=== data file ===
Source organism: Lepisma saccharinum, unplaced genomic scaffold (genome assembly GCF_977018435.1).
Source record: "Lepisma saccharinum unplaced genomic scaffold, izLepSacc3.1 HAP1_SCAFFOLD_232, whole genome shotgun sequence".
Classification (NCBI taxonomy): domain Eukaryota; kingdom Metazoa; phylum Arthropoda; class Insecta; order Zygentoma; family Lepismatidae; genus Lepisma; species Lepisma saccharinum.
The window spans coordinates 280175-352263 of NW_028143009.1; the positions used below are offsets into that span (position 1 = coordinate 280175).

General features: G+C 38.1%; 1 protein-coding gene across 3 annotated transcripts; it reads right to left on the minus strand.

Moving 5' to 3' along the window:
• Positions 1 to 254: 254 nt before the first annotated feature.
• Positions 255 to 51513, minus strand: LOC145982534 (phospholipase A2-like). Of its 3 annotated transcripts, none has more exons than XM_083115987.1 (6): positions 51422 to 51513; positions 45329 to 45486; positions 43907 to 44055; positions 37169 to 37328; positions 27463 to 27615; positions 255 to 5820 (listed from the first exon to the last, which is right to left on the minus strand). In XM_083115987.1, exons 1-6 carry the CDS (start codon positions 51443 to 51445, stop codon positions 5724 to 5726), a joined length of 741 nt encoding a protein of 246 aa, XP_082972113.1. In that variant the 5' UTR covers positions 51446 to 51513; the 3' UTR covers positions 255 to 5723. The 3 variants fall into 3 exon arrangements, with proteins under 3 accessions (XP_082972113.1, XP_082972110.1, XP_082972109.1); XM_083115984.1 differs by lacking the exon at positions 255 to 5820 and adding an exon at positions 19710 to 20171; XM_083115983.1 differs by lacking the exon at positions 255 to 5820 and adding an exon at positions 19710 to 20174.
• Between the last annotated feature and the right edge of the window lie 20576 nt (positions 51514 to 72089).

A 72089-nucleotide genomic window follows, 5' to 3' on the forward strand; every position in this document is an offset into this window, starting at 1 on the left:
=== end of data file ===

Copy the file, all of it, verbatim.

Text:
Source organism: Lepisma saccharinum, unplaced genomic scaffold (genome assembly GCF_977018435.1).
Source record: "Lepisma saccharinum unplaced genomic scaffold, izLepSacc3.1 HAP1_SCAFFOLD_232, whole genome shotgun sequence".
Classification (NCBI taxonomy): domain Eukaryota; kingdom Metazoa; phylum Arthropoda; class Insecta; order Zygentoma; family Lepismatidae; genus Lepisma; species Lepisma saccharinum.
The window spans coordinates 280175-352263 of NW_028143009.1; the positions used below are offsets into that span (position 1 = coordinate 280175).

General features: G+C 38.1%; 1 protein-coding gene across 3 annotated transcripts; it reads right to left on the minus strand.

Moving 5' to 3' along the window:
• Positions 1 to 254: 254 nt before the first annotated feature.
• Positions 255 to 51513, minus strand: LOC145982534 (phospholipase A2-like). Of its 3 annotated transcripts, none has more exons than XM_083115987.1 (6): positions 51422 to 51513; positions 45329 to 45486; positions 43907 to 44055; positions 37169 to 37328; positions 27463 to 27615; positions 255 to 5820 (listed from the first exon to the last, which is right to left on the minus strand). In XM_083115987.1, exons 1-6 carry the CDS (start codon positions 51443 to 51445, stop codon positions 5724 to 5726), a joined length of 741 nt encoding a protein of 246 aa, XP_082972113.1. In that variant the 5' UTR covers positions 51446 to 51513; the 3' UTR covers positions 255 to 5723. The 3 variants fall into 3 exon arrangements, with proteins under 3 accessions (XP_082972113.1, XP_082972110.1, XP_082972109.1); XM_083115984.1 differs by lacking the exon at positions 255 to 5820 and adding an exon at positions 19710 to 20171; XM_083115983.1 differs by lacking the exon at positions 255 to 5820 and adding an exon at positions 19710 to 20174.
• Between the last annotated feature and the right edge of the window lie 20576 nt (positions 51514 to 72089).

A 72089-nucleotide genomic window follows, 5' to 3' on the forward strand; every position in this document is an offset into this window, starting at 1 on the left: